U.S. Indices Up As Hurricane Florence Bears Down
Shain Vernier • 2 min read
The media coverage over the past several days in the U.S. has revolved around superstorm Florence. A mammoth-sized tempest, Florence is projected to make landfall in the next 24 hours as a category-2 hurricane. This is a big downgrade from the category-4 designation assigned only one day ago. For now, traders are not giving much credence to potential fall out, choosing to be long the U.S. indices.
Action on Wall Street has been bullish through today’s open. For the first 90 minutes of trade, the DJIA is up 100 points and the S&P 500 ten. Leading equities futures products the E-mini S&P 500 and E-mini DOW are both rolling over from the September to December contract. Split volumes are in full effect, with today likely being the last for September issues.
Trading Florence: September E-mini DOW Futures
Even though wind speeds of hurricane Florence are waning, the storm-surge is expected to devastate areas of the East Coast. Fallout is unpredictable but should be much less than that of last year’s Harvey. The U.S. equities markets agree with this notion. The September E-mini DOW posted fresh all-time highs earlier in the session.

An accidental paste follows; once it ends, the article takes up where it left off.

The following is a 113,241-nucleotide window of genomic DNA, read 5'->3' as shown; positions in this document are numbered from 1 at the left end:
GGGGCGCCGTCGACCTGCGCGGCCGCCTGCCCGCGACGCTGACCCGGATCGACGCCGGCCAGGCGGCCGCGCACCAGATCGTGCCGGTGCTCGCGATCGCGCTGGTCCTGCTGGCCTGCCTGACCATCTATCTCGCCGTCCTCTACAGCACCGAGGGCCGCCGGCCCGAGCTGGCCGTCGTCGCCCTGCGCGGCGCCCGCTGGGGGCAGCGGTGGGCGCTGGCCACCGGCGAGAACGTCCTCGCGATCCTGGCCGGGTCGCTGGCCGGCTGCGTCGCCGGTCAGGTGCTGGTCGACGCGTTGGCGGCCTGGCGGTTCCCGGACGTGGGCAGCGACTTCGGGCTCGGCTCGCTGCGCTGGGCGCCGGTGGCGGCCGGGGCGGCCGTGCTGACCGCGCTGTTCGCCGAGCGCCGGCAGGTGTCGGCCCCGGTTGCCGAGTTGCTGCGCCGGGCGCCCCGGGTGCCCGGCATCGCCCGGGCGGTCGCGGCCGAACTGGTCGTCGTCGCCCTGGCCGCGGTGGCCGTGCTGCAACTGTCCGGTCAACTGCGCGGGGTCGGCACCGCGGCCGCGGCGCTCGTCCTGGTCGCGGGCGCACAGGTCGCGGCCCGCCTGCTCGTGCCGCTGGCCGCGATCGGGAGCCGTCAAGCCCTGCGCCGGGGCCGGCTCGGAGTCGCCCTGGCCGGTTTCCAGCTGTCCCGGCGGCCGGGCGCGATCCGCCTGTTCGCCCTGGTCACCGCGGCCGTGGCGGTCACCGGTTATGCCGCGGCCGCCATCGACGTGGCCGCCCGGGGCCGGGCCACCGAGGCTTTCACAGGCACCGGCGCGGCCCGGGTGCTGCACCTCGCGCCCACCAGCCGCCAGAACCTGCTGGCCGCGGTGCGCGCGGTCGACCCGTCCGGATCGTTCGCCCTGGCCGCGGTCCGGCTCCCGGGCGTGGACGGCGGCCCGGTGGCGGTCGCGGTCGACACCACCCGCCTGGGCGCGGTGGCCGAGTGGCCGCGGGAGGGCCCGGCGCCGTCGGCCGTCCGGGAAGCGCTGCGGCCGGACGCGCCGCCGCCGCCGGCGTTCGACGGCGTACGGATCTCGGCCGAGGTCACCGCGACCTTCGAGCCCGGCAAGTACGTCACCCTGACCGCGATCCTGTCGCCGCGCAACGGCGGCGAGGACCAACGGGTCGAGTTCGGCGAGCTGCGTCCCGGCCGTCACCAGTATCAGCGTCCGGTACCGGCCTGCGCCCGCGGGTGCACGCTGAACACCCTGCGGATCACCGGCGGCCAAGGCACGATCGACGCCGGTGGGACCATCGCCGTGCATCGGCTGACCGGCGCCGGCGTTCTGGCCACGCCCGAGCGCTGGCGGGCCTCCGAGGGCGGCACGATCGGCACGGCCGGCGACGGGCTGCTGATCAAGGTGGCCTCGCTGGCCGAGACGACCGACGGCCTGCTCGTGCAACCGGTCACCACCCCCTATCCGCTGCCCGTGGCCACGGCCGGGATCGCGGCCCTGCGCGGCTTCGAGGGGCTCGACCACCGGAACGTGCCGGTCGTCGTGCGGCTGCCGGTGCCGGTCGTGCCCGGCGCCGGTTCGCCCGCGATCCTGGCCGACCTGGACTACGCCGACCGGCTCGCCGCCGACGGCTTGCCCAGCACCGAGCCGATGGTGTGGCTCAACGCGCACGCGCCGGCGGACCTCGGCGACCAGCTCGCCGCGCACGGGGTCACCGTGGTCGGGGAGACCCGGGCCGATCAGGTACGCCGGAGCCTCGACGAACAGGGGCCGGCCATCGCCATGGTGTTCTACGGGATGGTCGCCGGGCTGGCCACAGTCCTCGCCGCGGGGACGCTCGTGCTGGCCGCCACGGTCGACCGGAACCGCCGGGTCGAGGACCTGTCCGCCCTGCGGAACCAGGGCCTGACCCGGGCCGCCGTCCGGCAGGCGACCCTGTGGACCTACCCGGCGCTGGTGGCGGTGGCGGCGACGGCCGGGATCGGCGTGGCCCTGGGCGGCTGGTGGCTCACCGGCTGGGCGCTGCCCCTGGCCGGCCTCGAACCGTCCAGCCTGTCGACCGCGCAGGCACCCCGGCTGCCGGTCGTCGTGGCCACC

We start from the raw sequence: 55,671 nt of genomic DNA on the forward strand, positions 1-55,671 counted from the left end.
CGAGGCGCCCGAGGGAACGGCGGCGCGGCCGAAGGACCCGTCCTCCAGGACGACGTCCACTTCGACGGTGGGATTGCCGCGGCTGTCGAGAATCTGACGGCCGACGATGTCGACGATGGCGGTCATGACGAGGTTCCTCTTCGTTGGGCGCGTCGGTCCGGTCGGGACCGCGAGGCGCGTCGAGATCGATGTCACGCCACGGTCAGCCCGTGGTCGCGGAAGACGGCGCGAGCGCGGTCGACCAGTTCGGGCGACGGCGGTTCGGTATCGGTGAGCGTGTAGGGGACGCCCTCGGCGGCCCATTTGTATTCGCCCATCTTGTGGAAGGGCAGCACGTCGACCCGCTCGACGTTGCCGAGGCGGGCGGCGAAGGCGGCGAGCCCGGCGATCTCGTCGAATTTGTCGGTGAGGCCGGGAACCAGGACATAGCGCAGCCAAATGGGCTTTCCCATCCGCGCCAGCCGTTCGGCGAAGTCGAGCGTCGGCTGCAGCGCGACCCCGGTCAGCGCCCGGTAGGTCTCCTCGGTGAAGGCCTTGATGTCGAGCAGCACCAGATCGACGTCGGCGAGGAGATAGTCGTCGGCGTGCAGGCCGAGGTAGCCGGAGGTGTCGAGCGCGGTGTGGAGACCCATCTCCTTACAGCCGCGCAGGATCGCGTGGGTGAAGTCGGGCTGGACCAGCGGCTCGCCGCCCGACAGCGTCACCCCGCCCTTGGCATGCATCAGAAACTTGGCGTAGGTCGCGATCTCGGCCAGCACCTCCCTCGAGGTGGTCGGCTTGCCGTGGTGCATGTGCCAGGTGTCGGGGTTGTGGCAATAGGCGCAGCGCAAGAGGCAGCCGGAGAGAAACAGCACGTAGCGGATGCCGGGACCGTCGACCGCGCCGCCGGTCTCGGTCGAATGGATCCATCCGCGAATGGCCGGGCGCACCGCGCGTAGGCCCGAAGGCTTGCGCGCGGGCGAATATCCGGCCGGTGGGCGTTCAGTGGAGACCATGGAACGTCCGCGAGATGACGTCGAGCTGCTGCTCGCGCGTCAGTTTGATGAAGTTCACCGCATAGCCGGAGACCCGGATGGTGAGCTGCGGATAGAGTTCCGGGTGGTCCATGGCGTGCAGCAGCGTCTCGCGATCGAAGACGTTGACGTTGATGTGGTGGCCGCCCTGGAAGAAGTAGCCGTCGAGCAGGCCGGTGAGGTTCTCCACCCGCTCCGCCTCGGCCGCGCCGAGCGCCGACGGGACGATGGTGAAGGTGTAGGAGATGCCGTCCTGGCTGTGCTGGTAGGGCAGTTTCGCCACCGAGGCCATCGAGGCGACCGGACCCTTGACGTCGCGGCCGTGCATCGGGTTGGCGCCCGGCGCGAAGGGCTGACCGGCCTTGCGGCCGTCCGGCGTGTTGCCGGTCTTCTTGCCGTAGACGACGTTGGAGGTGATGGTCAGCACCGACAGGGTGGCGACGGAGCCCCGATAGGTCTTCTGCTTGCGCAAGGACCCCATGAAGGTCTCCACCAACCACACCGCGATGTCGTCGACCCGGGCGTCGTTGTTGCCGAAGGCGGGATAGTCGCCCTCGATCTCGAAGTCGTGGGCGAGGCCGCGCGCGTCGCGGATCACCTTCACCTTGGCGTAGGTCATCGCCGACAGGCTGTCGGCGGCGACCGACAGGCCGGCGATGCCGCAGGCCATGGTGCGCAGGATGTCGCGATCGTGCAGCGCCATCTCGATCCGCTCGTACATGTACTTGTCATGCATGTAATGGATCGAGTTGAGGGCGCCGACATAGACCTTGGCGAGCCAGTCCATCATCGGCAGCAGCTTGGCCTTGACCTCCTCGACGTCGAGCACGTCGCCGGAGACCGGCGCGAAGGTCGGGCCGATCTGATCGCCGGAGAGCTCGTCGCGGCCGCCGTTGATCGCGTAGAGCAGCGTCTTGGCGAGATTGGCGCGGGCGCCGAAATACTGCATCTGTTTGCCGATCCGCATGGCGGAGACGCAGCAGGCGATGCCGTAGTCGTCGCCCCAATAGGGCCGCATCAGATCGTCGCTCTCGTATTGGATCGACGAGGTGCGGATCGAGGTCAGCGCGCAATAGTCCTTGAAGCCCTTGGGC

26,000 has been the primary catalyst in this market for the last 11 sessions. It is a clear area of fair value and one that may stay relevant after rollover to the December E-mini DOW becomes complete.
Overview: The summertime theme for the E-mini DOW and DJIA has been “there are buyers in the weeds!” On every concerted pullback, buyers have stepped in and defended support levels before driving values to new highs. We saw an example of this just two sessions ago with a quick rejection of the daily Bollinger MP and subsequent rally.
The question remains whether or not these markets can continue such a bullish trajectory. Hurricane Florence is highly unlikely to derail the rally, but the outcome of November’s U.S. Midterm elections might. Beginning with the September FED meeting in just under two weeks, we may be headed into a new cycle for the U.S. indices.